10 Hastings Business Law Journal, Issue 1

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Articles

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FIDUCIARY DUTY AND THE EX OFFICIO CONUNDRUM IN CORPORATE GOVERNANCE: THE TROUBLESOME MURKINESS OF THE GUBERNATORIAL TRUSTTEE'S OBLIGATIONS
Salar Ghahramani, 10 Hastings Bus. L.J. 1 (2014)

Should governors serve on the boards of incorporated universities as ex officio members? This article examines the question by considering the expeience of Pennnsylvania State University and analyzes the implications of governors serving on the boards of state- aided corporations by focusing on the fiduciary responsibilities of directors under corporate law. The article concludes that the current statutory framework needs reconsideration and asserts that while there is no question that the state's public interests should trump an institution's "private" interests, it is the state that has chartered the corporation for the promotion of a public good (education) and has appointed the governor to guard the institution's best interests as one of its directors. Accordingly, if the ex officio director is in a position where he may not be able to serve the corporation's interests as a fiduciary, the law must require him to step down from the board,as the current paradigm's constant tensions between public governance political objectives and private corporate governance principles, as defined by centuries of fiduciary law, cannot be sustained. 

 
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ONE WORLDWIDE SET OF GLOBAL ACCOUNTING STANDARDS - HMM
Neal F. Newman, 10 Hastings Bus. L.J. 37

This paper examines the contemplated worldwide adoption of IFRS. This paper explores whether a one size fits all accounting regime is viable where economies around the globe, though interconnected, have different histories, different cultural norms, different economic dynamics, different investor and capital bases, and therefore, perhaps different uses for financial information. Do these different cultural norms, economic dynamics, investor and capital bases therefore necessitate different uses for financial information? And if so, how does that affect the stated goal of "[a] single set of high quality global accounting standards?" It is possible that these different cultural norms, economic dynamics, investor bases, etc. are inconsequential to this worldwide adoption effort? Or, upon closer examination, there may be differences so significant that one single set of high-quality global accounting standards is not viable when each province seeks to adopt, interpret, and apply these global standards locally. It is doubtful whether all major and minor countries around the world can adopt, interpret, and enforce the IASB's IFRS version in a uniform manner. This paper's intent is to explore and highlight the difficulties of this proposition.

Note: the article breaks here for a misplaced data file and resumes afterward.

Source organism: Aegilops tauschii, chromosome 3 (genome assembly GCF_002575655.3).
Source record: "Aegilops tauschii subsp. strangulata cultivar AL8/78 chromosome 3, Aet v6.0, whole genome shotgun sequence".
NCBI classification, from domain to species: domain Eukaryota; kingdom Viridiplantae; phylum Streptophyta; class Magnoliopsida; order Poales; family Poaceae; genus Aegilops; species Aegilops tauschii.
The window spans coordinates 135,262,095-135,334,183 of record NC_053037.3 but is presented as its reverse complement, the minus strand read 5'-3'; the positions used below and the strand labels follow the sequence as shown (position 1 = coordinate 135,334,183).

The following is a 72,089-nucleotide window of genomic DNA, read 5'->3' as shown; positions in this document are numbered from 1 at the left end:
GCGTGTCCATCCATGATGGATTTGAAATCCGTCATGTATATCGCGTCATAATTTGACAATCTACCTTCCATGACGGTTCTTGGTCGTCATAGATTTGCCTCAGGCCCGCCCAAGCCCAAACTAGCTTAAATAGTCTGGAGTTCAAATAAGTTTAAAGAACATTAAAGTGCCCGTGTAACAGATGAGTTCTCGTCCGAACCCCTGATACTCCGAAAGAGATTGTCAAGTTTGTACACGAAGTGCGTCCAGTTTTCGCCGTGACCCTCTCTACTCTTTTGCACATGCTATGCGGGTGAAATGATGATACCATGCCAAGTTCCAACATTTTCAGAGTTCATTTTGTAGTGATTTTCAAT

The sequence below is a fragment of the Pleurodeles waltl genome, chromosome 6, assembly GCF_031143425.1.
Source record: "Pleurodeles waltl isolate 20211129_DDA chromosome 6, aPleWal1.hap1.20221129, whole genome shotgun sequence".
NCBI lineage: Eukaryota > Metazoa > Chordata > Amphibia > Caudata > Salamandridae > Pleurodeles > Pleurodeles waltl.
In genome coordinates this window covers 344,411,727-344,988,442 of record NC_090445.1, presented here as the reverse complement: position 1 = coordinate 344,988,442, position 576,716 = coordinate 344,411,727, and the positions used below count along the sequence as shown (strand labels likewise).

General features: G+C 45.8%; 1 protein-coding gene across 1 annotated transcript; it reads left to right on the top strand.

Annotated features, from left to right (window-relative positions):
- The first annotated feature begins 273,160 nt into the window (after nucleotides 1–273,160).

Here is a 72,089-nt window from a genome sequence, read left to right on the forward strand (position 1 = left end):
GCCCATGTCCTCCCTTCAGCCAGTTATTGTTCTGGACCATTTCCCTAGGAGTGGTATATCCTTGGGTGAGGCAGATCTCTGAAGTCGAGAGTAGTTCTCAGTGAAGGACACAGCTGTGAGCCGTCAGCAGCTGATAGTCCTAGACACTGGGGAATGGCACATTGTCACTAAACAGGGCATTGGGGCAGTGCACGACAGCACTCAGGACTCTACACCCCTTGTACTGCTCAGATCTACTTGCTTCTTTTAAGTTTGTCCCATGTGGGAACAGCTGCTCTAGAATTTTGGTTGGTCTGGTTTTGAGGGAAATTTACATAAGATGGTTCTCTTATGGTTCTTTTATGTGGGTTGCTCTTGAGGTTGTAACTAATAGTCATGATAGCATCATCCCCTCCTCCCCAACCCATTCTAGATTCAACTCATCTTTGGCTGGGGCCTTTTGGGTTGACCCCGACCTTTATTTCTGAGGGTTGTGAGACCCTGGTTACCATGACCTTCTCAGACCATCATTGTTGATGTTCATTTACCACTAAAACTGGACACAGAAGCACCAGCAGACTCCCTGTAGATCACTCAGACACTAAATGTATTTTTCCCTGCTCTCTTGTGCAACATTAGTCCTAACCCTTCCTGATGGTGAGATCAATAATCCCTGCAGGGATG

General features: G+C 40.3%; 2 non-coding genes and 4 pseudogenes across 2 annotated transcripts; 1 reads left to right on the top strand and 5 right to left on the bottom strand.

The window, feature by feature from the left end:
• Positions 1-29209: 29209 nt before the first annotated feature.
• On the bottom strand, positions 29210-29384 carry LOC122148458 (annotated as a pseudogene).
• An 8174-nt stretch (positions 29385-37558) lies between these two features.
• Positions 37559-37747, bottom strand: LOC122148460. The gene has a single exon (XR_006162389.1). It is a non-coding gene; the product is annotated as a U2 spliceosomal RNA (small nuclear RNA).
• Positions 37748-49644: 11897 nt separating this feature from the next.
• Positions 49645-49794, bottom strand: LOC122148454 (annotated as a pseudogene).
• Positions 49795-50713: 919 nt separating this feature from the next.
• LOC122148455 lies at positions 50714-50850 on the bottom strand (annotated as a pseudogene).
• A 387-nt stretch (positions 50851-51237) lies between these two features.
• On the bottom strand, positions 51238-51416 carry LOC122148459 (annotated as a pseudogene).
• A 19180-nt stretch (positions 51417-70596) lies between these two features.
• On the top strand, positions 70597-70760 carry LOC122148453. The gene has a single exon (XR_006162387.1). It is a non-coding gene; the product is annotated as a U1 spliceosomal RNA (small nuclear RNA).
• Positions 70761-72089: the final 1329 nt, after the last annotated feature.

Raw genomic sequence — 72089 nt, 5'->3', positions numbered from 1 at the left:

Part II explains in general terms what the differences are between IRS and the accounting regimes most prevalent prior to the movement towards IFRS. Explaining the differences between IFRS and other accounting regimes helps create a backdrop for the issues involved with switching from a country's local accounting regime to IFRS. Parts III, IV and V study our sample countries-Japan, China, and Russia-and 1) discuss at what stage the particular country is in adopting IFRS; 2) highlight the IFRS issues particular to that country; and 3) analyze how those issues might impact the stated goal of one single set of high quality global accounting standards.' These countries have been selected because they are ranked third, second, and fourth, respectively, in the world in terms of GDP and therefore give valuable insight on the issues related to IFRS adoption on a global scale.

Finally, Part VI explores possible measures to help facilitate successful IFRS implementation. The suggestion in Part VI is both aggressive and aspirational. But, by making the suggestion, the hope is to foster a full appreciation for the challenges that face this monumental global effort as well as the considerable collective effort that will be required to truly achieve the stated goal of "a single set of high quality global accounting standards."

 
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CREATING A CULTURE OF COMPLIANCE: WHY DEPARTMENTALIZATION MAY NOT BE THE ANSWER
Michele DeStefano, 10 Hastings Bus. L.J. 71